HE was twice voted the world’s second sexiest man – after George Clooney – but Alan Titchmarsh turns 70 next year.
And, before his milestone birthday, the popular presenter has revealed why he’s scaling back his TV appearances.
Home is now where the heart is for the nation’s favourite gardener who revealed his careful selection of projects means he has turned down Strictly Come Dancing five times.
“I am much more selective about what I do,” said Alan, who has two daughters, Polly and Camilla, with his wife Alison.
“I don’t want to be going off for months at a time. It’s very nice doing the Ecuadorian rain forest but it means you don’t have a life outside of filming and that’s not my bag.
“I have a life with a very close family and some extraordinarily good friends. They are my anchor.
“Most proposals that arrive now say: ‘Alan travels the length and breadth of . . .’ No, not for me. I’m not going to be on my deathbed saying, ‘I wish I’d made that series about X.’
“It’s going to be ‘I wish I’d had enough time with my family.’ I’ll never retire completely and twiddle my thumbs, but there are things I want time to do, which isn’t necessarily making films.”
He enjoys watching TV as well as being on it but admits his niggles increase year by year, from loud music in programmes which means he can’t hear the dialogue, to men not taking off their hats when entering houses in period dramas.
Nor are reality shows, where “people whinge at each other”, his idea of fun.
But Strictly, the hit dance show featuring Darcey Bussell among its judges, is different, he admits.
“I’ve been asked five times, which is very kind of them,” he said.
“My wife’s a dancer and she says my knees wouldn’t take lifts. That’s my excuse at the moment.
“I don’t think I’ll ever give in but it’s lovely to be asked and I do enjoy watching it. It’s the only show like that I would consider.”
Over the years he has presented Gardener’s World and made Ground Force a phenomenon watched by 12 million people, beaten only by EastEnders in the BBC ratings.
He’s hosted his own ITV chat show, made insider films with the Royal Family and is one of Britain’s biggest-selling authors. Spending time with his grandkids, though, is now right up his priority list.
“I’ve got four grandchildren – two boys and two girls aged five, four, three and two – now, as well as my daughters and I want to be with them,” he confides. “I don’t want to miss that. You don’t get those first 10 years back.
“They’re really crucial in terms of a relationship with a grandparent. And also in terms of me seeing them growing and showing them things.
“All four of them love being outside and that’s a delight for me when they come and want to go in the garden. It shows you’ve got something through. It’s important they connect with the great outdoors.
“The reality of life is that landscape out there which is enduring. I want my grandchildren, as I did my children, to grow up being aware of their responsibility to it. And also what it will give them in return in physical and spiritual sustenance.”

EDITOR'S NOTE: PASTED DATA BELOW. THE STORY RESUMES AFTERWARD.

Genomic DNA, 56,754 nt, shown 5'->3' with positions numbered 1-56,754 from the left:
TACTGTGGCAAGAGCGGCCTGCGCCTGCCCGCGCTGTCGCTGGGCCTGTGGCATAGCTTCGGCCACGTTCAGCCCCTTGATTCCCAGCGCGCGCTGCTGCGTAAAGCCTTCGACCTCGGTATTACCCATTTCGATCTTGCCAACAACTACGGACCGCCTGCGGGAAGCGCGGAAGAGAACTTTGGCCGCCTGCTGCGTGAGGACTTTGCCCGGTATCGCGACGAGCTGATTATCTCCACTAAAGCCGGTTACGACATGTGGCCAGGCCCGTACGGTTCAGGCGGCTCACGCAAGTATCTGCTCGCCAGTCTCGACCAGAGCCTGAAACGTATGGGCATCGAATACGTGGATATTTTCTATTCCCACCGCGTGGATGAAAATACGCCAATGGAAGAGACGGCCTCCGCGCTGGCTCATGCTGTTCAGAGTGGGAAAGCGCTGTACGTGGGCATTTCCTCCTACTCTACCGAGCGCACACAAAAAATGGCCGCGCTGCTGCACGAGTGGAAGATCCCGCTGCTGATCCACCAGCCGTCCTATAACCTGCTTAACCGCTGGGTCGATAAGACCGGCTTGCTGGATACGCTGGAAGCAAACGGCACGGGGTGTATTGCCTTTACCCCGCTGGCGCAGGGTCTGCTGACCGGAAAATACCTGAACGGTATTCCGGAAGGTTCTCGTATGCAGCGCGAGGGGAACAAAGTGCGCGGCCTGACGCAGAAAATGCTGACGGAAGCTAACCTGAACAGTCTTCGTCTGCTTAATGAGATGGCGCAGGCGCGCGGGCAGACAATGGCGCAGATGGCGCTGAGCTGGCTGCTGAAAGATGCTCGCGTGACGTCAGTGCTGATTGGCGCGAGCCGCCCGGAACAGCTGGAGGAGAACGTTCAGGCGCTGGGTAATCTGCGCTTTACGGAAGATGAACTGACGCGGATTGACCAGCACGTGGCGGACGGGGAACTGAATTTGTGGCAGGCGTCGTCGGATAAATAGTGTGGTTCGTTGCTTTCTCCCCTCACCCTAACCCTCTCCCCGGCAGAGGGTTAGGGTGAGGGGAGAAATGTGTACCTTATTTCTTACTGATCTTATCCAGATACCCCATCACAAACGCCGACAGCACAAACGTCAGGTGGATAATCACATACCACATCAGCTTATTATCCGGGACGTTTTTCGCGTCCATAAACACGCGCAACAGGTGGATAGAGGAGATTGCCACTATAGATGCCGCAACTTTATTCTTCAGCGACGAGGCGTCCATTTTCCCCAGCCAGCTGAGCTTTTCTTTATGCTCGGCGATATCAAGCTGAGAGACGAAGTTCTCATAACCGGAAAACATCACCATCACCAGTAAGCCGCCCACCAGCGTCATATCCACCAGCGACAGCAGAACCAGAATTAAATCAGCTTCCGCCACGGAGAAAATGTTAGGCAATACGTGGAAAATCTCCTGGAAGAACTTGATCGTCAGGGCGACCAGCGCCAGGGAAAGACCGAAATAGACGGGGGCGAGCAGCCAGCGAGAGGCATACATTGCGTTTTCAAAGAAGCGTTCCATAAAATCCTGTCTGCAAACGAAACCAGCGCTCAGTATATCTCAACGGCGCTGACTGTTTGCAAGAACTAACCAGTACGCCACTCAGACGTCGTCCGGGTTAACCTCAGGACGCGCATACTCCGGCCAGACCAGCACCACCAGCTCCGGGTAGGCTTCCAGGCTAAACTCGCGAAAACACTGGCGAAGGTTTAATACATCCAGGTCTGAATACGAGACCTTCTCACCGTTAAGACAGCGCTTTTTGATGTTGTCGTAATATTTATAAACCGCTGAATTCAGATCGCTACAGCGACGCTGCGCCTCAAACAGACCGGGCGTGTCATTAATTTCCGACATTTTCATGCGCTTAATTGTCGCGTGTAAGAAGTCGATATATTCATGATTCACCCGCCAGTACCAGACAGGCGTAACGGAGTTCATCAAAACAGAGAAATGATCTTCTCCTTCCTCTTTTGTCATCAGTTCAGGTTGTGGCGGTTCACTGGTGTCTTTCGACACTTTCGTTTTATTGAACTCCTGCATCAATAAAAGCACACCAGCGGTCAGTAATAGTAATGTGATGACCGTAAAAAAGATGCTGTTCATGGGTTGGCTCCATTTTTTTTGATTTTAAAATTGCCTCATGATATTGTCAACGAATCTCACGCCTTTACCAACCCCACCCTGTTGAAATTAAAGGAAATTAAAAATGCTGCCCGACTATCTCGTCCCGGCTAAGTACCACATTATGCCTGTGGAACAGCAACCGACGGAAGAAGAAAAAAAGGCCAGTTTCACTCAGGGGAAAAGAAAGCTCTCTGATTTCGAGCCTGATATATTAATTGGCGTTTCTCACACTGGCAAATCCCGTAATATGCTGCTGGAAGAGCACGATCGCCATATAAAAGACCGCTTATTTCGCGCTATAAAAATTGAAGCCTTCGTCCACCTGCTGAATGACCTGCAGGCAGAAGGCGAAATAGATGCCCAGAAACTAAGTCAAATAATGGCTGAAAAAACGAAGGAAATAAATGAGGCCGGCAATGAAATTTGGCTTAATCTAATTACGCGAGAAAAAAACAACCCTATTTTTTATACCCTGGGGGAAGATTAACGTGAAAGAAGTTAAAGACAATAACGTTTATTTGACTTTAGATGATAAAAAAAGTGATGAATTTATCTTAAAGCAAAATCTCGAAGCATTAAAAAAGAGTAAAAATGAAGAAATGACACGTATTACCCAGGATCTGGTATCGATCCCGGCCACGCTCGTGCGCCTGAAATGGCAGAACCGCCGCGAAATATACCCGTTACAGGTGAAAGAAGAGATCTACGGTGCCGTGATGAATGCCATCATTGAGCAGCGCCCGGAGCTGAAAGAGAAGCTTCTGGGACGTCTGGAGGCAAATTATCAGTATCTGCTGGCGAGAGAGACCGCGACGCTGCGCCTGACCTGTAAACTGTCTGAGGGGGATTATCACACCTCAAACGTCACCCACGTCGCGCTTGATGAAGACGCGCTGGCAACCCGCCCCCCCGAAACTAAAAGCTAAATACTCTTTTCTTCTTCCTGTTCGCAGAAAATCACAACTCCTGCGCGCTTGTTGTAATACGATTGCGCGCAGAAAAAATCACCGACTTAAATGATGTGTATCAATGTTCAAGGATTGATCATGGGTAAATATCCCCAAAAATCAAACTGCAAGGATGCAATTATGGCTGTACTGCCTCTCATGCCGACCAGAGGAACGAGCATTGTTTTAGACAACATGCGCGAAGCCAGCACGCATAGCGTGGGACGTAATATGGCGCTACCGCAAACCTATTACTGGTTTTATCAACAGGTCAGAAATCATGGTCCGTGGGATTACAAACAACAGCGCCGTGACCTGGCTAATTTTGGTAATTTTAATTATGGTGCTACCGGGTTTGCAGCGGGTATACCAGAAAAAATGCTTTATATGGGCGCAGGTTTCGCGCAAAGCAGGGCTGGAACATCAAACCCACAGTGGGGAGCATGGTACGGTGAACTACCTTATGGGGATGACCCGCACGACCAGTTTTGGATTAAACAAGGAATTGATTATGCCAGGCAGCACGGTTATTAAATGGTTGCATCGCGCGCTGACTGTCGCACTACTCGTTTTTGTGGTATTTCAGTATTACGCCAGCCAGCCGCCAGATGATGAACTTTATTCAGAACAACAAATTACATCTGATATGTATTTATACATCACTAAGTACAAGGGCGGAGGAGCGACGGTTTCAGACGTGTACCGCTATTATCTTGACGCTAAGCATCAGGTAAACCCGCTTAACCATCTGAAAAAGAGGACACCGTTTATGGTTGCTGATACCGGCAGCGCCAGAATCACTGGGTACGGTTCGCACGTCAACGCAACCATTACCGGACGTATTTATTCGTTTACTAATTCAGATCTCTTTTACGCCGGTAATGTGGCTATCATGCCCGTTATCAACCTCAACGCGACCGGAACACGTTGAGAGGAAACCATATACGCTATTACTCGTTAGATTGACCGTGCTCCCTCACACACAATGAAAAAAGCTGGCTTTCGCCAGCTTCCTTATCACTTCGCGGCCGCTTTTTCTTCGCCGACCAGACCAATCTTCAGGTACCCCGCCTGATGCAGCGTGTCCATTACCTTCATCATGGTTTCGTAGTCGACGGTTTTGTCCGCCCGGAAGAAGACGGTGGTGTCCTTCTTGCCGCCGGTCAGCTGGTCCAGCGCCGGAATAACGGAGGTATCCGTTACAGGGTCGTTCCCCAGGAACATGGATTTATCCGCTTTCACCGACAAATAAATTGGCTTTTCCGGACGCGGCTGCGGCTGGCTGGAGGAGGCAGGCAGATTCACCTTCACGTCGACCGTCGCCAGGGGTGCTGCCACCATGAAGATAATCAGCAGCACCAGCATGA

What’s also – although in a reflective, not maudlin manner – focusing his mind is the passing of time, with his dad having died when he was 62.
“You do think about the old thing of 70 being your allotted time span. Your three score years and 10. Anything over that’s a bonus.
“I’ve lived longer than my dad did anyway so that’s quite haunting really. I’m six years older that my dad ever was, which is an impossible thing to get your head around.
“My mum died later, in 2002. I think about them every day. What they gave you and how you’ve turned out. A lot of that is down to them – manners and just your view on life. I think in those formative years it’s extremely important.
“Who knows when it’s all going to end? It really is live for the day. I’m so blessed in what I do, people I work with, family and friends that I have no right to complain about anything.”
Despite pulling back on his commitments, Alan still has telly bosses beating a path to the door of his Hampshire home.
He’s back with a new 12-part second series of Channel 5’s Secrets Of The National Trust, which goes behind the scenes of some of the glorious properties saved for the nation.
Hosting a series about distinguished homes and gardens is a real busman’s holiday.
“It’s the kind of thing I do when I’m not being paid – going round stately houses with my wife. About 10 years ago or more I made her a life member so we can go round together.
“They were built on such an extraordinary scale. Not even Russian oligarchs build houses on this scale nowadays. You think, ‘why did you want to make them so massive, with hundreds of rooms? No one needs all of those.’ But it was at the time when it was the done thing to extol your wealth.”
Despite the workload, more of Alan’s time is spent at home with the kids – albeit not leisurely taking in his own garden.
“I try and try and try,” he insists. “Sometimes I manage 30 seconds before I see something that needs doing. I do try to sit and just look but generally there’s something else waiting – ‘Oh when did that come out? Is it flowering?’
“I am trying to pace myself as I get older but so far I’ve failed.”
Secrets Of The National Trust, Channel 5, Tuesday 8pm.
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